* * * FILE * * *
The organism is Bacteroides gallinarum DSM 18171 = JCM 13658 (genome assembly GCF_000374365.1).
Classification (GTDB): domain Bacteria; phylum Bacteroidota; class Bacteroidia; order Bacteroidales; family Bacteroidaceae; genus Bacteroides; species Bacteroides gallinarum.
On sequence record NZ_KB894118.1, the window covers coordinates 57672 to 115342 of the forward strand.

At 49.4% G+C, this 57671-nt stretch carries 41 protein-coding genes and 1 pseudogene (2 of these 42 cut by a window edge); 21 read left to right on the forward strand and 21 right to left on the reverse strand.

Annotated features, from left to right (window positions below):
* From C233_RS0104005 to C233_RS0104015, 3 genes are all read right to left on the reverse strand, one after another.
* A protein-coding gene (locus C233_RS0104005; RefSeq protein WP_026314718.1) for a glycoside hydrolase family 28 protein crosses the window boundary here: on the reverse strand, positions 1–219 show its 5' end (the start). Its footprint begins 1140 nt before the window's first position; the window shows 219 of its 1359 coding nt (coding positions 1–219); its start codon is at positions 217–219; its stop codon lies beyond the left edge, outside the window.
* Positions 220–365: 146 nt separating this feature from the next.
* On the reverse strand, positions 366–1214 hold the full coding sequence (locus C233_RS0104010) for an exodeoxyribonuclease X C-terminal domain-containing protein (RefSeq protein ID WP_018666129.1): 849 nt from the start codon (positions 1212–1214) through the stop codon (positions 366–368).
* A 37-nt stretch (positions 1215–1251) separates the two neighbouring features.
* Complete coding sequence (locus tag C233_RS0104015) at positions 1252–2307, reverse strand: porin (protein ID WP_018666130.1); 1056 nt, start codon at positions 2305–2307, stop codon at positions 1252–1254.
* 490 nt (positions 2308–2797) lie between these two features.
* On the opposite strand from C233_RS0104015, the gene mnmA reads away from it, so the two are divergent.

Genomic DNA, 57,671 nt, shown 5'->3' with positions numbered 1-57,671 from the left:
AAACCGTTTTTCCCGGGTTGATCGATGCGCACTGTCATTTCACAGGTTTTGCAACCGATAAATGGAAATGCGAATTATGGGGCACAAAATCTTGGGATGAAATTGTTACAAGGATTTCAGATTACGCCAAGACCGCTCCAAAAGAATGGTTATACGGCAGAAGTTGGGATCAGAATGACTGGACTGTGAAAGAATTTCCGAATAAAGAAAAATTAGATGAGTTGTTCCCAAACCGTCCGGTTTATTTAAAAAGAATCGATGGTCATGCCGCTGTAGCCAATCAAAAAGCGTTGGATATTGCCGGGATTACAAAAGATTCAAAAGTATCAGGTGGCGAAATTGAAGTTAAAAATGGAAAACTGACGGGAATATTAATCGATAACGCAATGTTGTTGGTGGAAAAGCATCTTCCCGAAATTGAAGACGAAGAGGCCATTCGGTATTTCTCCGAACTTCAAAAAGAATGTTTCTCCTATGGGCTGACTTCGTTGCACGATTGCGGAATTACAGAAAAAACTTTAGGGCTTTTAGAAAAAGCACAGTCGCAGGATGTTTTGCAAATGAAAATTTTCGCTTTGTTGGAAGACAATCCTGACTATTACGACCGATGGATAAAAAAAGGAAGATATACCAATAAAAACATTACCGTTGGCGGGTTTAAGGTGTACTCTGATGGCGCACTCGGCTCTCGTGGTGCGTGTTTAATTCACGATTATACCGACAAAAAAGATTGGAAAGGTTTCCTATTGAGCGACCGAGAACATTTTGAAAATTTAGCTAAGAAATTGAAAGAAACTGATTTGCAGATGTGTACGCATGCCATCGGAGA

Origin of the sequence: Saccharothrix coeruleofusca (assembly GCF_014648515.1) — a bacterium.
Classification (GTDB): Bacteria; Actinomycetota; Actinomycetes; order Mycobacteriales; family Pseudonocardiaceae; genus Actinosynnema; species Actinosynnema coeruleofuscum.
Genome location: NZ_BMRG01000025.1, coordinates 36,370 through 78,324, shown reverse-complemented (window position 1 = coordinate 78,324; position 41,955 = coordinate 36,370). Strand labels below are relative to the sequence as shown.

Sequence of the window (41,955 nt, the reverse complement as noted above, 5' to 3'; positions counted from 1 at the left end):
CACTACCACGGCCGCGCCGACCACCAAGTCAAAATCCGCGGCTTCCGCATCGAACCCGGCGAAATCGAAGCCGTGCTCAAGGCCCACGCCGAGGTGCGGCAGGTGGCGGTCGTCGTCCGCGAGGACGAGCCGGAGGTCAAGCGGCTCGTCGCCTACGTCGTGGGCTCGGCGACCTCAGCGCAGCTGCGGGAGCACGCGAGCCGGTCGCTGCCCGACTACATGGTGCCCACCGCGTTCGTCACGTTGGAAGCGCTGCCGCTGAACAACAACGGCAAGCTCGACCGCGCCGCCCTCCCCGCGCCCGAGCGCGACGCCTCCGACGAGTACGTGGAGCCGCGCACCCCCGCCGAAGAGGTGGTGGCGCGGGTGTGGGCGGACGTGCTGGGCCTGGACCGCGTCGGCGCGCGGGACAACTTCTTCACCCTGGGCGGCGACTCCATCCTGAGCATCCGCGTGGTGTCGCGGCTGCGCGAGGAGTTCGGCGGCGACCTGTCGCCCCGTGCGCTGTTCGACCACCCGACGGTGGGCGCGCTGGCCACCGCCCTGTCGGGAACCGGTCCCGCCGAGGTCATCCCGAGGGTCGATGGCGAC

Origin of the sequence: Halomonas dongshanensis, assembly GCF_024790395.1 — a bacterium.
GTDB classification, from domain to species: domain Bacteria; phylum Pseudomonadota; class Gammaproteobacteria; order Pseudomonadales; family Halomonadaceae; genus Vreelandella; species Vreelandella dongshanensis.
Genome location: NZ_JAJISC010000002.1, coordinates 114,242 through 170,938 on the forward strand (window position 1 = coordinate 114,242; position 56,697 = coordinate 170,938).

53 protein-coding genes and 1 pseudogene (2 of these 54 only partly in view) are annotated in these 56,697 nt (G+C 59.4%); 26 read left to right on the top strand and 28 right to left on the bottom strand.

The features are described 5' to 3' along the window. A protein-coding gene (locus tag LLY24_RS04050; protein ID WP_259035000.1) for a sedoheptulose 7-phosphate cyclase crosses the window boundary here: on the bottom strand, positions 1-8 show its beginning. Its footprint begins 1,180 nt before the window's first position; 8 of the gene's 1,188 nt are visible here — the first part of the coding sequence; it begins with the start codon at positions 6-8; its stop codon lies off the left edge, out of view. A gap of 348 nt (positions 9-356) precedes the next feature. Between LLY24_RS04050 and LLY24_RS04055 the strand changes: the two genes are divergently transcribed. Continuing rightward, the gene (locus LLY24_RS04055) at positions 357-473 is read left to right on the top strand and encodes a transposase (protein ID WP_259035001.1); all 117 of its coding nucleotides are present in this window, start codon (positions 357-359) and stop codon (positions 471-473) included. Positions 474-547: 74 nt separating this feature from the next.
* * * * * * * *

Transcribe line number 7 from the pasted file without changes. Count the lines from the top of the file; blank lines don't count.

* A protein-coding gene (locus C233_RS0104005; RefSeq protein WP_026314718.1) for a glycoside hydrolase family 28 protein crosses the window boundary here: on the reverse strand, positions 1–219 show its 5' end (the start). Its footprint begins 1140 nt before the window's first position; the window shows 219 of its 1359 coding nt (coding positions 1–219); its start codon is at positions 217–219; its stop codon lies beyond the left edge, outside the window.